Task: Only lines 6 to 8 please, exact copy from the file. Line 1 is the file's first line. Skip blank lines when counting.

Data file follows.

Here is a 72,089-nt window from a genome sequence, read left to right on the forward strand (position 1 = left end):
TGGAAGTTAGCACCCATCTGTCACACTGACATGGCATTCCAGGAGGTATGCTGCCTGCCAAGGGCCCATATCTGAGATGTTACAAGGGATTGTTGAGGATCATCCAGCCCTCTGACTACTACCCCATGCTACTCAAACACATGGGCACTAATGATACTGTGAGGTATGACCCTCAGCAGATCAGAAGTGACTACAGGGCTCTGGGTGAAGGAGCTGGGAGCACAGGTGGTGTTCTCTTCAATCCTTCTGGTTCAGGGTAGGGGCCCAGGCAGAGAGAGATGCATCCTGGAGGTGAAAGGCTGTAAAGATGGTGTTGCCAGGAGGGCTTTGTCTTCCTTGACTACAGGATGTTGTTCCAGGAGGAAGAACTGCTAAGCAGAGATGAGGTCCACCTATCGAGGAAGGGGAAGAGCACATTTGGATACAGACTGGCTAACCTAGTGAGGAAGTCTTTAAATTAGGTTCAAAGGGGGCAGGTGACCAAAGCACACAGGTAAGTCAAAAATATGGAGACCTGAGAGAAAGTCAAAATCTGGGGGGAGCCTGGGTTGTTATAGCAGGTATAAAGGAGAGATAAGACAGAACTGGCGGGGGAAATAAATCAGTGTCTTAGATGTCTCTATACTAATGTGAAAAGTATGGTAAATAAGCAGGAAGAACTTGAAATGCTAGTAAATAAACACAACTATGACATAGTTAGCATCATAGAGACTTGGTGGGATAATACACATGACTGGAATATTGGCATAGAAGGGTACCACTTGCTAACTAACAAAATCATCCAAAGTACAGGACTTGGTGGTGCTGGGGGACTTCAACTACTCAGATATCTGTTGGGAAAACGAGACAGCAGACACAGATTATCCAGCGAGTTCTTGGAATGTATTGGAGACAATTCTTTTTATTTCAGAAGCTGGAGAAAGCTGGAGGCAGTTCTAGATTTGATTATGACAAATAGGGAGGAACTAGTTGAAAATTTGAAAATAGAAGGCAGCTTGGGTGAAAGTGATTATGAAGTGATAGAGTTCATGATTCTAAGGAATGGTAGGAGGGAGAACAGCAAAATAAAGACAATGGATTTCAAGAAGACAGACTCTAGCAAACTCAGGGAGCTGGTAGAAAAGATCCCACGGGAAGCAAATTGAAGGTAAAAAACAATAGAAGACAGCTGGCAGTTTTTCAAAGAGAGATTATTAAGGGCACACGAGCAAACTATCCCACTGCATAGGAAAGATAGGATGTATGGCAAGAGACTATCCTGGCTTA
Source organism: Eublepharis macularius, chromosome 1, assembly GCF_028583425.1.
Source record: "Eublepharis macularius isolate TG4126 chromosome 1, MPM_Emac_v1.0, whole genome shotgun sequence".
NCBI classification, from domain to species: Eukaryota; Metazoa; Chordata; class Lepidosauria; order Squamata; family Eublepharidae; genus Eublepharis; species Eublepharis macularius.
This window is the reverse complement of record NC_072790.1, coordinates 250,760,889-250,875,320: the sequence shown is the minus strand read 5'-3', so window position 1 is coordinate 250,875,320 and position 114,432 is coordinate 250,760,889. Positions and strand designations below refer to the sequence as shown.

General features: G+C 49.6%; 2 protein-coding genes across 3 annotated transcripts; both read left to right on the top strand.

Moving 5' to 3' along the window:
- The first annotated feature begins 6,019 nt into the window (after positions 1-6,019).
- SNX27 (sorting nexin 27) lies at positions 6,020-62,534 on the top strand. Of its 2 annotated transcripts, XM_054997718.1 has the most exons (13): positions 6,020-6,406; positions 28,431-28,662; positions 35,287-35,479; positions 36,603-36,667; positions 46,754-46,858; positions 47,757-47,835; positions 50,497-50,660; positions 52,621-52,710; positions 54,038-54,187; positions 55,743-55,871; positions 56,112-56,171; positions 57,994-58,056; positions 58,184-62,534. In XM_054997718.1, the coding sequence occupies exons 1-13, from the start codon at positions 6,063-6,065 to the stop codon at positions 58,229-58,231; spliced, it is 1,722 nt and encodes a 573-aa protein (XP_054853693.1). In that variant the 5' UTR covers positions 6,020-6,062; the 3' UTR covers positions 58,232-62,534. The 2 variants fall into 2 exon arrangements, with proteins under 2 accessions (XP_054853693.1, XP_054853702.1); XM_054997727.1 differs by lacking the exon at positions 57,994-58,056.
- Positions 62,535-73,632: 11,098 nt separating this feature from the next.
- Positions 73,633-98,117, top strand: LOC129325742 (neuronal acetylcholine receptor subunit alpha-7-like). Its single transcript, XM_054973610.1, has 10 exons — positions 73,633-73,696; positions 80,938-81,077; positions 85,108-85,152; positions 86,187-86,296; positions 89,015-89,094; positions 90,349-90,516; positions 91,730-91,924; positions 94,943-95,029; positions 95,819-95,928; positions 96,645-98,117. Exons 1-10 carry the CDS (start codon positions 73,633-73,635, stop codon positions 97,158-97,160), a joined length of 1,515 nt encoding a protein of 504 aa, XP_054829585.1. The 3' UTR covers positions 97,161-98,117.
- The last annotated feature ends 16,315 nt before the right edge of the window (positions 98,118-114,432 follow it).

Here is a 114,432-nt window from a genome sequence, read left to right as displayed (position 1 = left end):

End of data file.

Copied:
This window is the reverse complement of record NC_072790.1, coordinates 250,760,889-250,875,320: the sequence shown is the minus strand read 5'-3', so window position 1 is coordinate 250,875,320 and position 114,432 is coordinate 250,760,889. Positions and strand designations below refer to the sequence as shown.

General features: G+C 49.6%; 2 protein-coding genes across 3 annotated transcripts; both read left to right on the top strand.

Moving 5' to 3' along the window: